To keep on Trail B (the one we were following), you hang a left in front of the Bark Park. However, we decided to turn around and head back the way we came. It was actually a very warm day and we hadn’t brought any water for our poochie (oops), so we were feeling an attack of guilt at the thought of making him walk another mile without a drink. The great irony is that by this point, Boo was sound asleep in his stroller, and we could have kept going indefinitely. Instead, we had to wake up a very grumpy little boy and wrestle him back into his car seat (where of course he refused to fall asleep again).
Nevers Park has so many wonderful attributes–beautiful trails, an amazing playground, a well-kept dog park. So even though the weather outside might be frightful right now, make sure you bookmark this post so as soon as the warmer weather moves in–or Mother Nature blesses us with an unexpectedly beautiful day–you’ll know exactly where you’ll be headed.
Nevers Park, South Windsor, CT
Get directions here:
(Look for the corner of the park located at the intersection of Sand Hill Road and Chief Ryan Way to find the parking lot for the walking trails. Click here to see the park map.)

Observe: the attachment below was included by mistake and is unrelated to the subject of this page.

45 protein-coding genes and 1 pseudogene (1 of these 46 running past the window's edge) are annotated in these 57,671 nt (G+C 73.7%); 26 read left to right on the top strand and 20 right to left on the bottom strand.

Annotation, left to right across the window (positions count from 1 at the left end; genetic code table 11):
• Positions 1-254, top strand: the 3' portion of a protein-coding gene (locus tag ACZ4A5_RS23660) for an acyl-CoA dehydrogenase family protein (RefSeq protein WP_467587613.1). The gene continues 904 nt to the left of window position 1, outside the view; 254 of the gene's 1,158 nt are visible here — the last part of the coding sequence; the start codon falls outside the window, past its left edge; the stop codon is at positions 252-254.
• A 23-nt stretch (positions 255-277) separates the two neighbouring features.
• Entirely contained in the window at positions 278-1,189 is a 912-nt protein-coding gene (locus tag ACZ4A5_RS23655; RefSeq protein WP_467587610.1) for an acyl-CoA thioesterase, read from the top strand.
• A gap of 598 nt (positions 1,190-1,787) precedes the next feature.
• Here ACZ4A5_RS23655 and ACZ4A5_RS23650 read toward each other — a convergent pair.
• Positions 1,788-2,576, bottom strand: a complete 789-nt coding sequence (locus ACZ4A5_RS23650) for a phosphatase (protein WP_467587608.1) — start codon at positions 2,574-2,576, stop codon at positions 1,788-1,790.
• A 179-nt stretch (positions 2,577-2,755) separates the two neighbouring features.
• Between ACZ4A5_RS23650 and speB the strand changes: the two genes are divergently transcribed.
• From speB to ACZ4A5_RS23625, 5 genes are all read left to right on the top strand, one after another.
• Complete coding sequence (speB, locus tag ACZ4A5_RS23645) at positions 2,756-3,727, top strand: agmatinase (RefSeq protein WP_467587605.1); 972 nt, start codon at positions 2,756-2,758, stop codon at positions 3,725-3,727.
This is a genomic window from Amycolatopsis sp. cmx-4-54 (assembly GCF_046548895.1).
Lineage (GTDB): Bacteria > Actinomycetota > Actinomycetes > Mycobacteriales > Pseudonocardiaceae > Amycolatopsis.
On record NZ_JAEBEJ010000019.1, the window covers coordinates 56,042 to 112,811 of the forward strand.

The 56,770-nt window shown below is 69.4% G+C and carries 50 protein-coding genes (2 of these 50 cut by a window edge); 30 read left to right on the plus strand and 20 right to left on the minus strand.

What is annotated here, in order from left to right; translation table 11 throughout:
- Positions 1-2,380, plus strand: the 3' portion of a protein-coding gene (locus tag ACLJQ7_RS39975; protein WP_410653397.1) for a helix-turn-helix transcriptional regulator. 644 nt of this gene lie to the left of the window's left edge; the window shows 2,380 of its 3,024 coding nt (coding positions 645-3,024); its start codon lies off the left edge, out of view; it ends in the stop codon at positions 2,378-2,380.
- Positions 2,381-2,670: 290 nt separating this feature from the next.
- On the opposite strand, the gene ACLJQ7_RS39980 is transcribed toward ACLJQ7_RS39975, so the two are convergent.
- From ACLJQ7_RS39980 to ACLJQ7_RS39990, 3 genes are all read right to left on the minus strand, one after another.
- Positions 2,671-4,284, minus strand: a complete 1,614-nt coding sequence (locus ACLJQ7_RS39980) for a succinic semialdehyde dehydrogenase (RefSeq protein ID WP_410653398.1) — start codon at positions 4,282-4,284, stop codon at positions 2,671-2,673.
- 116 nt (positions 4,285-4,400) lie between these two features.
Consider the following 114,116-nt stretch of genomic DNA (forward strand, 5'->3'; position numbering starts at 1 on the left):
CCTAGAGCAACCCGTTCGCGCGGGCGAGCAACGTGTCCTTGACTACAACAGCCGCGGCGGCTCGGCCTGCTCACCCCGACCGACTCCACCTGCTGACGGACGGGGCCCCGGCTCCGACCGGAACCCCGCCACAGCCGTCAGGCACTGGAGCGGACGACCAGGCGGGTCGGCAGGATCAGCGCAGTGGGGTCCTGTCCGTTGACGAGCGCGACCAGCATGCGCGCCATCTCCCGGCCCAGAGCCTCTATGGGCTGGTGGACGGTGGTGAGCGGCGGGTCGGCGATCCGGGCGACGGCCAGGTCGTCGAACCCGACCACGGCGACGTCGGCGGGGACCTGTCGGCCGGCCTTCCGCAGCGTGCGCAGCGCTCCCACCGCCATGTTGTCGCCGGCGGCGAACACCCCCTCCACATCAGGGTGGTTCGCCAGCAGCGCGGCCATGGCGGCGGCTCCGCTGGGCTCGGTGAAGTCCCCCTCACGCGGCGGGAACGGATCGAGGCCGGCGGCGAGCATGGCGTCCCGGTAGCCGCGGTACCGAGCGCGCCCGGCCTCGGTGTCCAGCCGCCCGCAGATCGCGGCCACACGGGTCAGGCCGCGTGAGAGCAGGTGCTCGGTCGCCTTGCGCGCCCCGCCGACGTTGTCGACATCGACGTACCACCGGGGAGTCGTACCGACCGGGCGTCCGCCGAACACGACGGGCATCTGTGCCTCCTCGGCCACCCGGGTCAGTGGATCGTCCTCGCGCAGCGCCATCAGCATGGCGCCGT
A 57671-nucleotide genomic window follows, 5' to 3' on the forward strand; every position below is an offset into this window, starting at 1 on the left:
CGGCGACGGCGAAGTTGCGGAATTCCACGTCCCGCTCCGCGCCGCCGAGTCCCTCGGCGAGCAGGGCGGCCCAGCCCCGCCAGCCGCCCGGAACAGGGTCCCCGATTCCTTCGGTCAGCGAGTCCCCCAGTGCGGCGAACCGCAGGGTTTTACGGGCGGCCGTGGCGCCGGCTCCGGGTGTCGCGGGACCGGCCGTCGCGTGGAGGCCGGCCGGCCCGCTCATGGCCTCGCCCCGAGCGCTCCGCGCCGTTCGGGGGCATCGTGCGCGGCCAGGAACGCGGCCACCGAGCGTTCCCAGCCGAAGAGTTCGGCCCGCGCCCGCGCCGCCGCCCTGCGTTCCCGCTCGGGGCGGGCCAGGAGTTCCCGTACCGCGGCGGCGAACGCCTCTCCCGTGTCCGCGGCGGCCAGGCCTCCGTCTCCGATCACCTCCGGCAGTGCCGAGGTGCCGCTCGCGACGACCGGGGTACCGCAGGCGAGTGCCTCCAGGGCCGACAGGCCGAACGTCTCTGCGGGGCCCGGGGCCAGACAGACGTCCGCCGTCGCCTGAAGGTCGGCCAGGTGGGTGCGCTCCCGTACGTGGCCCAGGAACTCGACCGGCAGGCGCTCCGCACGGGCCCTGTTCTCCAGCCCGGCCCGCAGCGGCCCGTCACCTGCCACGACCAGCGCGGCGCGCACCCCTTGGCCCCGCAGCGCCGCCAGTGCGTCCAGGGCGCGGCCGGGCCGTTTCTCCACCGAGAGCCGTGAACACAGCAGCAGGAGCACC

- Convenient, free parking
- Three intersecting trail loops of varying lengths (shortest is about 3/4 mile; middle is about 1 mile; longest is about 1 1/2 miles)
- Wide trails with a fine gravel trail surface
- Easy, relatively flat terrain (at least on the two trails we checked out–A & B)
- “Exercise Stations” along the trails
- Nearby Boundless Playground
- Nearby picnic area
- Nearby dog park
Tips & Things to Bring:
- The trails are very stroller-friendly. You do not need a heavy-duty jogging stroller, although you may want to use something slightly more sturdy than one of those $20 umbrella strollers.
- The trails wind through the woods but there are also parts out in the open in full sun, so be sure to bring sun hats and sunblock (especially in the warmer months) for the little ones if they will be exposed in their stroller.
- Because we went in the late fall, I’m not sure what the bug situation will be like in the spring/summer. In those seasons, I would probably suggest bringing some bug spray though, as parts of the trail do go through the woods.
- I just wore sneakers; there’s no need for heavy hiking shoes.
- There are a few porta-potties along the trail; we saw some near the picnic area along Chief Ryan Way and also up near the Park Bark. There are also real restrooms in the Community Center, which is located across the parking lot from the Boundless Playground. See Mandy’s post for those details.
- The only place we saw trash/recycle bins was up near the Bark Park (although, I know from our previous visit that there are some at the playground too). Just something to keep in mind.